Lately I’ve been working on my presentation for the 10th anniversary of the North American Passive House Conference. It’s on the global warming impact of insulation, a followup to my latest article about Alex Wilson’s work on that subject.
One of the things I wanted to do was to see what difference it made when a home used “dirty electricity,” with a high carbon intensity, versus a home using “clean electricity.” The Emissions & Generation Resource Integrated Database (eGRID) from the US Environmental Protection Agency has data that’s close to what I was looking for. Let’s take a look.
State-by-state carbon intensity
When you scroll to the bottom of the eGRID page, you’ll see a link for eGRID2012 Data File (XLS). That gets you their full data set. It includes data for more things than I was looking for: It’s got SOx and NOx and mercury and all kinds of good data, split up various ways.
What I wanted was carbon intensity of electricity in the 50 states of the U.S. and different regions, and that was in there. They gave it in units of pounds per megawatt-hour and I wanted kilograms per kilowatt-hour, but that was an easy calculation.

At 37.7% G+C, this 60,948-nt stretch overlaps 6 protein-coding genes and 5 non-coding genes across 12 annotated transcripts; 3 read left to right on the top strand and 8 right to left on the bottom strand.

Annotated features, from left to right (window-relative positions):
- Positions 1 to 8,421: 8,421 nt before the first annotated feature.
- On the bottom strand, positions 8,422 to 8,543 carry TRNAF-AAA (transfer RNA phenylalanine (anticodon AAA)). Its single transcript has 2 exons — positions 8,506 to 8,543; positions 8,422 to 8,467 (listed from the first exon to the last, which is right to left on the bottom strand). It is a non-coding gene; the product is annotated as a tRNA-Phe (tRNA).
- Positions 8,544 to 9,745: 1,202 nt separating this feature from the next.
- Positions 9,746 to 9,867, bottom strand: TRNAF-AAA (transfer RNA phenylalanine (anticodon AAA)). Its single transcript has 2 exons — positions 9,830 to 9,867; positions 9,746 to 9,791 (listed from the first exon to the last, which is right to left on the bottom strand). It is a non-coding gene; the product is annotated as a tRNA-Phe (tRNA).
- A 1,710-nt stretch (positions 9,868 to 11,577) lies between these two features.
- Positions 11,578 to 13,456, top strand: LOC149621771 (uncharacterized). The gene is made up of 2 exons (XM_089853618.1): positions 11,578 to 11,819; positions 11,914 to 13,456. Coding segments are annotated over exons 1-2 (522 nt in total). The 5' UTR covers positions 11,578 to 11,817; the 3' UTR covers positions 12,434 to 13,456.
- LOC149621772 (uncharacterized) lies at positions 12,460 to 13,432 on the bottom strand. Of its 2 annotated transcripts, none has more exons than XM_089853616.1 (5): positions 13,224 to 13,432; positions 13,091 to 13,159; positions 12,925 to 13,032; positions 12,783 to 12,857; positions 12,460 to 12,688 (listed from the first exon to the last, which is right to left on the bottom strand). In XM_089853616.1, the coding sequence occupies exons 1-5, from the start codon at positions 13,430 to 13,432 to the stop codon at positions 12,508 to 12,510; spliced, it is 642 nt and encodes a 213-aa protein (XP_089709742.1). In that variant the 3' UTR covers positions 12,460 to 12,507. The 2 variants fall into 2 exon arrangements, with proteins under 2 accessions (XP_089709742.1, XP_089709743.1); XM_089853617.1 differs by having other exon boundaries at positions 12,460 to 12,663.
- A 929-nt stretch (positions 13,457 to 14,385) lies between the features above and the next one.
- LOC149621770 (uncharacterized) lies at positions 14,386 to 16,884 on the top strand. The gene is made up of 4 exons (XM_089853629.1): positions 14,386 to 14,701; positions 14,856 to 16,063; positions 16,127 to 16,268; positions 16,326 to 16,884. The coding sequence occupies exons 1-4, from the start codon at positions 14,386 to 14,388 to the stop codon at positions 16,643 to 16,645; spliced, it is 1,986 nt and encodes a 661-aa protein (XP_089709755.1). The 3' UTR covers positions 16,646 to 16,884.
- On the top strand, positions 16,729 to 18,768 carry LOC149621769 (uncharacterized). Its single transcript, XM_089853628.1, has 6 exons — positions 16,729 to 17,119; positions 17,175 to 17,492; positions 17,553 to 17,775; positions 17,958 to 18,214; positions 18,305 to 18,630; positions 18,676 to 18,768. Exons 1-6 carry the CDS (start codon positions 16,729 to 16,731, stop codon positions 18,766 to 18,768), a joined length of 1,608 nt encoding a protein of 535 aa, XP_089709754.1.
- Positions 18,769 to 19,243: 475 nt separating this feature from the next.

Once I had kilograms of CO2 emissions per kWh of electricity produced in a single column, I could see which states were best and which were worst. The first chart (see Image #2, below) shows those data so you can see easily where your state fits in.
Here in Georgia, I’m in the middle of the pack at about 0.5 kg/kWh. The worst states are Wyoming, Kentucky, and West Virginia. Know what they have in common? The best is Vermont, which is so low you can’t even see the column on this…